Interpretation rules for understanding the Bible prophecy

 In Frequently Asked Questions, Scripture

Interpretation rules for understanding the Bible prophecy

Today we asked Dr. Arnold Fruchtenbaum

How should we interpret Bible prophecy?

These were more noble than those in Thessalonica, in that they received the word with all readiness of mind, and searched the scriptures daily, whether those things were so.

Acts 17:11

Today we investigate Prophecy and Scripture by Dr David L Cooper, the late founder and director of the Biblical Research Society.



 When the plain sense of Scripture makes common sense, seek no other sense; therefore, take every word at its primary, ordinary, usual, literal meaning unless the facts of the immediate context, studied in the light of related passages and axiomatic and fundamental truths, indicates clearly otherwise.


The Law of Double Reference is the principle of associating similar or related ideas, which are usually separated from one another by a long period of time, and which are blended into a single picture like the blending of pictures by a stereopticon.

 A clear cut example of this law may be found in Isaiah 11:1-5.  Verses 1 and 2 refer to the first coming of the Lord Jesus Christ, and verses 3 to 5 tell of the second time He comes to earth.


 The Law of Recurrence involves the recording of an event and the repetition of the account which gives added details.  This principle may be illustrated by the artist who “blocks out the portrait” of a person at the first sitting and adds details at subsequent sittings.

 Example:  Ezekiel 38:1-39:16

Chapter 38 gives a complete account of the coming invasion of Israel by Russia and the subsequent destruction of the Russian army in Israel.  Chapter 39 then repeats the account from the beginning giving additional details.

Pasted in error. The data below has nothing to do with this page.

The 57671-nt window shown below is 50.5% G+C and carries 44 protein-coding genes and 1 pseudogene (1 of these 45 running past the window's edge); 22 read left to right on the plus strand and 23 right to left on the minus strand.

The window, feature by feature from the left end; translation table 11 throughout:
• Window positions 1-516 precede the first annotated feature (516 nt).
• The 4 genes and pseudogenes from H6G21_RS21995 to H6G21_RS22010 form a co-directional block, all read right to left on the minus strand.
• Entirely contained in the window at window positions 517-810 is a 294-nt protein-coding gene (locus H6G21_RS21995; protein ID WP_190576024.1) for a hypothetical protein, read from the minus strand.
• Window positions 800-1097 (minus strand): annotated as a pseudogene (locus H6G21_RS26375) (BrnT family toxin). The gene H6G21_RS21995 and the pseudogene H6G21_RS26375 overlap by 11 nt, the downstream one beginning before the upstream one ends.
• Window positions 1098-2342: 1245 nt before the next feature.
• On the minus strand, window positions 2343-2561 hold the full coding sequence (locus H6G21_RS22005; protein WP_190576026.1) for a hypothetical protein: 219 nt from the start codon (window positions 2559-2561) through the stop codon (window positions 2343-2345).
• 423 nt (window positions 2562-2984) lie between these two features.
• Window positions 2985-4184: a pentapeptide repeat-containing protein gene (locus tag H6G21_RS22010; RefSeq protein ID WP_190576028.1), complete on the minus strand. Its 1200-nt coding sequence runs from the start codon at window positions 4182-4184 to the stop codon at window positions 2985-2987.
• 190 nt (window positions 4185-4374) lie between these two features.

A Text apart from its Context is a Pretext.  A verse can only mean what it means in      its context and must not be taken out of its context.

 Example: Zechariah 13:6

This verse is often used to prophecy of the Messiah.  Pulled out of its context, it does indeed sound like it refers to Jesus.  But the context in vs2-6 is speaking of ‘false prophets’.  Verse 6 cannot refer to Jesus unless Jesus is a false prophet.  This is the danger of studying a verse by itself rather than in context.  The common saying, “You can prove anything by the Bible,” is only true when this law is violated.

(These 4 rules were formulated by Dr David L Cooper, the late founder and director of the Biblical Research Society.)

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Of interest, we need to mention Dr Arnold Fruchtenbaum’s Book Footsteps of the Messiah.

Using the Book of Revelation as an end time road map, Dr. Fruchtenbaum weaves the prophetic writings of the Hebrew Scriptures and Messiah s teachings to reveal God s plan for the future of Israel and the world. Dr. Fruchtenbaum gathers the many pieces of the prophetic puzzle and places them in sequential order with the result summed up by Dr. Charles Ryrie in his foreword: Those who read this book cannot help but be instructed and stimulated by his work. Footsteps is detailed, thorough and scholarly, yet written in a style that the average reader can easily understand. With a wealth of wisdom drawn from his Jewish background and extensive research, the author even tackles the problem passages to provide a comprehensive overview of the entire range of prophetic truth.

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